I was interviewed by the Chief Librarian and her assistant. I was charming and well-informed. I was sure I’d get the job, but knew already I didn’t want it. They warned me about the neighborhood, how they often have to deal with drunk and doped-up people coming in and causing trouble. There was a Boys and Girls Club across the street, and the youngsters that hang out there often come over to the Library in the evening. And anyway, the more they talked, the less I decided I wanted to fuck with it.

Afterwards I tried to find a little cheap-o restaurant to grab a bite, but was unable to. It took over an hour-and-a-half to get back home. I didn’t want to spend three hours commuting in a city this small, nor did I want to take my life in my own hands working full-time in fucking Gangsta’s Paradise, so a few days later (after I’d wasted my entire day off applying for this job), I called that branch library and asked them to take my name off the list….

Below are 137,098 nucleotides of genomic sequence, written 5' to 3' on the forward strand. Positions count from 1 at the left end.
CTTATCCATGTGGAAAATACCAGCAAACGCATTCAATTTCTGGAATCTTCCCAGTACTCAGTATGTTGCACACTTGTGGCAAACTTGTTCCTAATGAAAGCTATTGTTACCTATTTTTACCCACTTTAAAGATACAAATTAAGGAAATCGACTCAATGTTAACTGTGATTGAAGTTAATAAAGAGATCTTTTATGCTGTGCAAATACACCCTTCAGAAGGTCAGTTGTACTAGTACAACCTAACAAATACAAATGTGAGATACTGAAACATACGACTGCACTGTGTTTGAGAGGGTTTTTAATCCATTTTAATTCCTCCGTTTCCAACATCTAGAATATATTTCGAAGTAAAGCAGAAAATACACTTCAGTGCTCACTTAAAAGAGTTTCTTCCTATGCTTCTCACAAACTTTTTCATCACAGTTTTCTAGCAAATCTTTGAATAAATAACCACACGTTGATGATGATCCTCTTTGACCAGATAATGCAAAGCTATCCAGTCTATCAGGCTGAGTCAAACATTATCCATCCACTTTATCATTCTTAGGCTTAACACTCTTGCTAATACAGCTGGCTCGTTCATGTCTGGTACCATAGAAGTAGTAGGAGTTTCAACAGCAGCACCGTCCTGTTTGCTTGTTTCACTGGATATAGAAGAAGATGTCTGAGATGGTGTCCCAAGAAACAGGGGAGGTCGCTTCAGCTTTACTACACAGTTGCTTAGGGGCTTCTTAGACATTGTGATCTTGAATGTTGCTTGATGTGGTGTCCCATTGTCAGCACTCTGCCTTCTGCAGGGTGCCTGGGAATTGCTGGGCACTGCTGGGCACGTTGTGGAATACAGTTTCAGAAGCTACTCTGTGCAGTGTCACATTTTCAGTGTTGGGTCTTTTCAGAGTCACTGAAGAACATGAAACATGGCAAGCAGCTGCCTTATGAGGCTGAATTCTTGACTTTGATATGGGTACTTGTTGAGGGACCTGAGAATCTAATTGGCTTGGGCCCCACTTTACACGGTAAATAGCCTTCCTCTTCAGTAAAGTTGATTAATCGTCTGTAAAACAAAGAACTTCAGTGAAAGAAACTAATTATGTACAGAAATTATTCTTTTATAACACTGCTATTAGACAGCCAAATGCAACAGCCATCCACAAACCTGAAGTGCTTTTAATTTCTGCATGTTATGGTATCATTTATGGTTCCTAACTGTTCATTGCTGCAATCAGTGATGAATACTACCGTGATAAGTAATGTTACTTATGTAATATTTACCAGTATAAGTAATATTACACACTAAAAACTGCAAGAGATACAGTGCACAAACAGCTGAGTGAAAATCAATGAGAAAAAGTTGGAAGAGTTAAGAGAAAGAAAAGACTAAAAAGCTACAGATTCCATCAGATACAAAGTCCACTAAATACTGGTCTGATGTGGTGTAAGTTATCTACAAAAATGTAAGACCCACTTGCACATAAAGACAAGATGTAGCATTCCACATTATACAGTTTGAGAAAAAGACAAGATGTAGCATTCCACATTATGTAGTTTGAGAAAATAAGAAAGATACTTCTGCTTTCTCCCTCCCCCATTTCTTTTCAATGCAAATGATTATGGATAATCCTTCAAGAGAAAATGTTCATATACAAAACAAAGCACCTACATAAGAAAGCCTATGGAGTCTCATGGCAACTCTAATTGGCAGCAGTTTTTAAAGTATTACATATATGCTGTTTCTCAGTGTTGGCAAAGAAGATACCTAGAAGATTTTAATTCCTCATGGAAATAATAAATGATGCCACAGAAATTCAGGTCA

I have a nasty feeling I may go through as many as four jobs this year, because although I’m actively searching for something to replace this current job, I know I’ll also be unhappy in any of the jobs I’m currently applying for.

For weeks my friend Paddy has told me about a job at the Convention Center that he claims is mine of the asking. It sounds like it would involve a lot of walking and other activities that neither appeal to me nor are anything I’m good at, but I’m already so sick of the Library I’ve been begging for him to give me the contact information, with little luck.

Wednesday evening I called his cell, which picked up before the message came on, amazingly enough. I heard some laughing and yelling and fumbling in the background: “Is it dah Mayuh? I bet it’s duh Mayuh! Heh heh!….”    

I immediately recognized the braying, nasal voice as belonging to Marc Katz, local restaurateur, coke fiend, dilettante politician, and all-around public menace.